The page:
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Connecticut’s electric bus fleet still out of service after summer Battery Inferno

A fleet of 11 electric buses owned by CT Transit in Connecticut is still out of service following a massive battery fire in July, the state’s Department of Transportation said.

In July, a battery fire caused an electric bus to catch fire in Hamden, Connecticut. Fortunately, no one died in the inferno, although two transit workers and two firefighters were hospitalized following the blaze and a federal investigation was launched.

In September, the National Transportation Safety Board (NTSB) released a preliminary report detailing how the electric bus operated by CT Transit was engulfed in flames while parked at a maintenance facility, according to a report by NHPR.

“Battery electric buses remain out of service while investigations are ongoing,” DOT spokesman Josh Morgan said.

The NTSB and Connecticut State Police are currently investigating the battery fire.

On July 20, a 2021 New Flyer Xcelsior battery electric bus was charged, but failed to turn on the next day. The bus was therefore decommissioned and stored in a maintenance facility pending inspection.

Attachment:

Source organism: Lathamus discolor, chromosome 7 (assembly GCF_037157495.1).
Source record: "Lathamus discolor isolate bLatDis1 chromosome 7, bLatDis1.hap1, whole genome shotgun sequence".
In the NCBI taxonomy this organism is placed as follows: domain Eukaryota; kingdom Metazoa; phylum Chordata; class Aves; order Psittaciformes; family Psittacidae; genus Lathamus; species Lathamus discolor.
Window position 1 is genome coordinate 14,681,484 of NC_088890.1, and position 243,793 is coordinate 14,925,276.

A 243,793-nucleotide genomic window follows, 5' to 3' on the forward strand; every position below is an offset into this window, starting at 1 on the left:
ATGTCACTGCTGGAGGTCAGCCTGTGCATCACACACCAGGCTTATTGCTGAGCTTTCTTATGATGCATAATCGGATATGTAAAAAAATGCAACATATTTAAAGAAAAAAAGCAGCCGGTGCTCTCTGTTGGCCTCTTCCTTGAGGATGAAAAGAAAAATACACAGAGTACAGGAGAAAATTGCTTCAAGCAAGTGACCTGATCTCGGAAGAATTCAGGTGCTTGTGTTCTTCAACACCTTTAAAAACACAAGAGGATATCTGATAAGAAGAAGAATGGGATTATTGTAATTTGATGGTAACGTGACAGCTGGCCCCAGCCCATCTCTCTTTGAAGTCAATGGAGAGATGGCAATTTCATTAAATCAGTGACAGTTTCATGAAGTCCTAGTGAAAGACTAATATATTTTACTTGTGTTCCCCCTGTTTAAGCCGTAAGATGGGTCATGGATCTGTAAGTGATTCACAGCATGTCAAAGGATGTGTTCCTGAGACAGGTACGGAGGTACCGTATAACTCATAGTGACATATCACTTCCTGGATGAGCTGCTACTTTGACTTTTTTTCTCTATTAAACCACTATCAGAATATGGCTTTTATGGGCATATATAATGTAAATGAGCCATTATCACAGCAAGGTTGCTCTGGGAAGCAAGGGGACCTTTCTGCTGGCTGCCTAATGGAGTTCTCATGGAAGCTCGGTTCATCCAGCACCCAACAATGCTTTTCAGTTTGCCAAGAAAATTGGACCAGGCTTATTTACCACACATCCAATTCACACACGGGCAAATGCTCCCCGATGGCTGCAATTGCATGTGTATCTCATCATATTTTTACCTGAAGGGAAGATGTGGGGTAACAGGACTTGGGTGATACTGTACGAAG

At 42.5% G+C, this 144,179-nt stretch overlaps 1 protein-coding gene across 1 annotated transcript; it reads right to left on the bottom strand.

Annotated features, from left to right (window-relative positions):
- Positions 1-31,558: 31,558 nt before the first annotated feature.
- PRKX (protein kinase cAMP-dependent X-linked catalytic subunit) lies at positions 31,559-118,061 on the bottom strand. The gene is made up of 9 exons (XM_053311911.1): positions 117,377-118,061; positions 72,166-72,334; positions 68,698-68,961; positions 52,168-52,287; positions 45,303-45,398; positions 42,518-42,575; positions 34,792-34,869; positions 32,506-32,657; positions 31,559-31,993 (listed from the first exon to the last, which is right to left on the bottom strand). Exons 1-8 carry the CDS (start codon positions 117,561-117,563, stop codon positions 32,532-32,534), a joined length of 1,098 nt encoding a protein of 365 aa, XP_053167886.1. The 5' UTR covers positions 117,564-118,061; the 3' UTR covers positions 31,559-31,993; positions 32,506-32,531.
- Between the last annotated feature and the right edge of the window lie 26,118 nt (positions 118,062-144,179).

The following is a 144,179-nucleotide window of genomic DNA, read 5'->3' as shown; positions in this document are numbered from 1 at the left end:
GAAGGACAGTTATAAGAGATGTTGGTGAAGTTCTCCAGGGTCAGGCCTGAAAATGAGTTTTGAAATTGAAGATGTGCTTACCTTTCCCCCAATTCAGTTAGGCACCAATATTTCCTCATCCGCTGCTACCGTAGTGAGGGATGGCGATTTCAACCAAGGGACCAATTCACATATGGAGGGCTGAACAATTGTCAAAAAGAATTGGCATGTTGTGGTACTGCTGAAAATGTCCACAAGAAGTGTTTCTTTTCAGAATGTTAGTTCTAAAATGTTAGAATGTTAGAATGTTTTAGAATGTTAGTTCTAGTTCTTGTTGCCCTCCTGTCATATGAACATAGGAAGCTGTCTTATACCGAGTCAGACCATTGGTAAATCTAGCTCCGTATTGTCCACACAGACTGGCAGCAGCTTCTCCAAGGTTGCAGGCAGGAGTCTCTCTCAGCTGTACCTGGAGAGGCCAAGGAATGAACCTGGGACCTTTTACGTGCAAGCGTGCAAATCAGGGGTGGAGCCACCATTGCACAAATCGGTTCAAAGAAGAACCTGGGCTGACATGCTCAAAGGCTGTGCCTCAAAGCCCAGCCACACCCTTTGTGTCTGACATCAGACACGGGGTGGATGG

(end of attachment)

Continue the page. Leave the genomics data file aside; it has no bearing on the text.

Then, on July 23 at around 3:39 a.m., the bus began emitting smoke from the rear compartment while parked inside the facility, according to the NTSB. Seeing the smoke and hearing crackling and whistling, a CT Transit employee called the Hamden Fire Department, who saw no flames after responding to the incident.

The bus was then reportedly pushed into a parking lot to isolate it “from other vehicles and structures,” which led to two CT Transit employees being hospitalized and treated for smoke inhalation, according to NTSB officials.

Then, at around 7.32am the same day, the Hamden Fire Department was again called to deal with the electric bus, which was again emitting smoke – and this time the fire was clearly visible.

The NTSB indicates that “fires were observed coming from the rear of the vehicle. The firefighters reportedly had difficulty putting out the fire and decided to let the bus burn in a controlled environment.

Since battery fires are notoriously difficult to extinguish, the “fire remained active for several hours and completely consumed the vehicle,” the NTSB noted, adding that two days later, “smoke and an orange glow were seen emanating from the right rear wheel arch of the burned bus”, and that the Hamden Fire Department was counter-called to the scene to extinguish “the hot spot”.

The cost of the electric bus that was destroyed in the battery fire was around $900,000, the Department of Transportation said.

Following the fire, CT Transit replaced its electric buses with traditional diesel models.

You can follow Alana Mastrangelo on Facebook and Twitter at @ARmastrangeloand on Instagram.


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